To tweet or not to tweet
Like many of you, I learned about the sudden death of RTE broadcaster Gerry Ryan via Twitter. It was, I can safely say, the first time I’ve seen a news story “break” via Twitter, though it makes me wonder if …
Like many of you, I learned about the sudden death of RTE broadcaster Gerry Ryan via Twitter. It was, I can safely say, the first time I’ve seen a news story “break” via Twitter, though it makes me wonder if “break” is the right word to use. Isn’t “breaking a news story” about being certain of your facts and knowing that you have a story which others don’t have, instead of simply being first with a rumour?
In the space of 15 minutes (you can check the timeline here), this story went from one or two slightly unsure tweets asking couched questions about Ryan to a flood of messages about his death (including the now infamous withdrawn tweet from Ryan’s fellow RTE broadcaster Miriam O’Callaghan). There was also an interesting to-do between a number of journalists from two Sunday newspapers about morals and ethics, which some found akin to two bald men fighting over a comb. Man, if you’re not on Twitter these days, you’re really missing out.
In the early part of Friday afternoon, though, it was a case of unsubstantiated rumours and unconfirmed sources all groping for space in the dark. Not one of those early tweets was written with any certainty. They couldn’t be, because there was, as of then, no confirmation of the story. If a journalist did have confirmation of the facts, he or she was not prepared to call it as “confirmed” for various reasons. It was, as if often the case on Twitter, pure and simple speculation. There may have been journalists involved in the speculative process, but this shouldn’t make it any different – and here’s where things get interesting.
This story perfectly highlights how we in the media use and abuse Twitter. As has been the case with all social media tools since newsdesks discovered the joys of photo galleries on Bebo, hacks use Twitter all the time to find out about stories and to talk to contacts (look at how the volcano-related travel chaos from the last few weeks was reported, for instance). Some even use it to cause a little mischief.
We don’t, by and large, use Twitter to break stories because our respective editors would give us a bollocking for that. Breaking stories still means sticking them online or in print and using Twitter to point people towards these. Breaking a story in 140 characters or less is not (yet) how newsrooms work. Yes, there are some stories which will appear on Twitter first, but this is usually when one hack gets a press release from his or her PR pimp or industry source a few hours before anyone else. In fairness, that’s really about being good at cutting and pasting rather than breaking a news story.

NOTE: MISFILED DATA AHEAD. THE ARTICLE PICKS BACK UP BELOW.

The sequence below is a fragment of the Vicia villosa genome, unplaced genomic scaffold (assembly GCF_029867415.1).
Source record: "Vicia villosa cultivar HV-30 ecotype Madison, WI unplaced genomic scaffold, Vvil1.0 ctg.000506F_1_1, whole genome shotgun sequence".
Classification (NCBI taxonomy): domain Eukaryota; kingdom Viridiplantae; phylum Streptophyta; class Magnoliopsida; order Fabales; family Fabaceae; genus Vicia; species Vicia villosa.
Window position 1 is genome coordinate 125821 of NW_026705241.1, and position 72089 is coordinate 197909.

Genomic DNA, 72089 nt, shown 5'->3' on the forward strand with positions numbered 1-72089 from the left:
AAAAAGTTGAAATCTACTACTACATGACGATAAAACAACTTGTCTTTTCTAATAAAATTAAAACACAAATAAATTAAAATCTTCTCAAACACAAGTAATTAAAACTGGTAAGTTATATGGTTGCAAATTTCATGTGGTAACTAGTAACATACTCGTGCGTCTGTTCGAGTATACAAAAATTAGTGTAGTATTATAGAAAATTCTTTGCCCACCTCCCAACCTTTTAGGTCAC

What happened on this occasion was that an irresistible force (the informality of Twitter and how quickly a story gains ground) met an immovable object (the widely held belief that journalists only write about stories when they’re confirmed). Because there were journalists tweeting about the story before it had been confirmed in the usual way – and the sources for a confirmed story appear to remain the same in the new media world as they did in the old one – the story was immediately taken to be true. Even in an informal, anything-goes environment like Twitter, a journalist’s rep still seems to carry some weight which, I suppose, is something to be slightly cheerful about in these times of doom and gloom for the industry.
The fact remains, though, that a number of journalists were tweeting about this story before it was confirmed. A story of this kind would never have been carried in a million years without confirmation in their newspapers or on their websites. It may also have been the case that these public tweets were doing the rounds before some members of the late broadcaster’s family even learned about his death. Again, most newspapers would shy away from publishing a story in these circumstances.
While those who “broke” the story on Twitter will defend what they did on many grounds – the story was already out there, they had sources, it was in the public interest etc – it’s still the case that journalists were hopping onto a publishing platform other than their own newspaper to “break” a story. The need to be first, it appears, overcame all other concerns.
One argument which I’ve heard a few times over the last few days is that Twitter is somehow different to other publishing platforms. Let’s knock that one on the head rather quickly. Anything which is posted on Twitter is in the public domain. It’s up there with millions of other tweets and will appear in countless streams of information. Some people will ignore it but others, by virtue of who is doing the tweeting, will take it with a certain amount of credence. You may think of Twitter as a casual conversation between yourself and your followers about the football at the weekend, while others see it as a fantastic way to get news stories before they hit the mainstream media. Some call it a conversation and some call it publishing.
I’d wager that there will be a few media organisations drawing up or redrafting guidelines this week about the use of social media networks in the workplace, with particular emphasis on Twitter. You might claim that your views on Twitter do not reflect those of your newspaper, but is this really the case when the journalist and newspaper are so closely associated in the public mind? Last Friday’s episode won’t be the last time the ins and outs of Twitter become part of a big news story.